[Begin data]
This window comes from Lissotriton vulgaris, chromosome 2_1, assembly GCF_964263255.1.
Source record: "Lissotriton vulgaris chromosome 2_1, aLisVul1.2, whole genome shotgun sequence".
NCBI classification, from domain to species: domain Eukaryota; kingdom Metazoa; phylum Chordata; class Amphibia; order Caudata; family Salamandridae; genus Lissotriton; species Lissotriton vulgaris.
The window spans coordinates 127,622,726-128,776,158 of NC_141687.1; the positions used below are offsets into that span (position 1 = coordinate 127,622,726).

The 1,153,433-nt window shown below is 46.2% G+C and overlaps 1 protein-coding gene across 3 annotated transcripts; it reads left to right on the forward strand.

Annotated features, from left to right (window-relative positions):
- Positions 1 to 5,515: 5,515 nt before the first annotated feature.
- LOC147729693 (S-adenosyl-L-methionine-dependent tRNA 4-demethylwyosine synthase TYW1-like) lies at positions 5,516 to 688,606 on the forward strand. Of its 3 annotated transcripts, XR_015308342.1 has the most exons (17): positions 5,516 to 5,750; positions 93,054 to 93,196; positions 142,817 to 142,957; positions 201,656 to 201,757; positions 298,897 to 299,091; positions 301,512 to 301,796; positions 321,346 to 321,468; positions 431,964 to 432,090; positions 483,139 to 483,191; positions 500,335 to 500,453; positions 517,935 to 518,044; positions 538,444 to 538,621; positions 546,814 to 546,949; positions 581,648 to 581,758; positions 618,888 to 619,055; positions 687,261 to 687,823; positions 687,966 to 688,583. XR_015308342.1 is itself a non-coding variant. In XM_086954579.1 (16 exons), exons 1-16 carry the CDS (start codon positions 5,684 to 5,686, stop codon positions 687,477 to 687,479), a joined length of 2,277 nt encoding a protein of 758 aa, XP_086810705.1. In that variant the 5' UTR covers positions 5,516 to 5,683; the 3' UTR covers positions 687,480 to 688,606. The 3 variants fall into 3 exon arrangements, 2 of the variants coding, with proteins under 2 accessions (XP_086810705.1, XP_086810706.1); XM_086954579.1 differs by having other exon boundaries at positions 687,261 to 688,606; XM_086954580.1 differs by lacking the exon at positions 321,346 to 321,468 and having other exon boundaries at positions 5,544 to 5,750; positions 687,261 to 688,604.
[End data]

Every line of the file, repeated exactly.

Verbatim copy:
This window comes from Lissotriton vulgaris, chromosome 2_1, assembly GCF_964263255.1.
Source record: "Lissotriton vulgaris chromosome 2_1, aLisVul1.2, whole genome shotgun sequence".
NCBI classification, from domain to species: domain Eukaryota; kingdom Metazoa; phylum Chordata; class Amphibia; order Caudata; family Salamandridae; genus Lissotriton; species Lissotriton vulgaris.
The window spans coordinates 127,622,726-128,776,158 of NC_141687.1; the positions used below are offsets into that span (position 1 = coordinate 127,622,726).

The 1,153,433-nt window shown below is 46.2% G+C and overlaps 1 protein-coding gene across 3 annotated transcripts; it reads left to right on the forward strand.

Annotated features, from left to right (window-relative positions):
- Positions 1 to 5,515: 5,515 nt before the first annotated feature.
- LOC147729693 (S-adenosyl-L-methionine-dependent tRNA 4-demethylwyosine synthase TYW1-like) lies at positions 5,516 to 688,606 on the forward strand. Of its 3 annotated transcripts, XR_015308342.1 has the most exons (17): positions 5,516 to 5,750; positions 93,054 to 93,196; positions 142,817 to 142,957; positions 201,656 to 201,757; positions 298,897 to 299,091; positions 301,512 to 301,796; positions 321,346 to 321,468; positions 431,964 to 432,090; positions 483,139 to 483,191; positions 500,335 to 500,453; positions 517,935 to 518,044; positions 538,444 to 538,621; positions 546,814 to 546,949; positions 581,648 to 581,758; positions 618,888 to 619,055; positions 687,261 to 687,823; positions 687,966 to 688,583. XR_015308342.1 is itself a non-coding variant. In XM_086954579.1 (16 exons), exons 1-16 carry the CDS (start codon positions 5,684 to 5,686, stop codon positions 687,477 to 687,479), a joined length of 2,277 nt encoding a protein of 758 aa, XP_086810705.1. In that variant the 5' UTR covers positions 5,516 to 5,683; the 3' UTR covers positions 687,480 to 688,606. The 3 variants fall into 3 exon arrangements, 2 of the variants coding, with proteins under 2 accessions (XP_086810705.1, XP_086810706.1); XM_086954579.1 differs by having other exon boundaries at positions 687,261 to 688,606; XM_086954580.1 differs by lacking the exon at positions 321,346 to 321,468 and having other exon boundaries at positions 5,544 to 5,750; positions 687,261 to 688,604.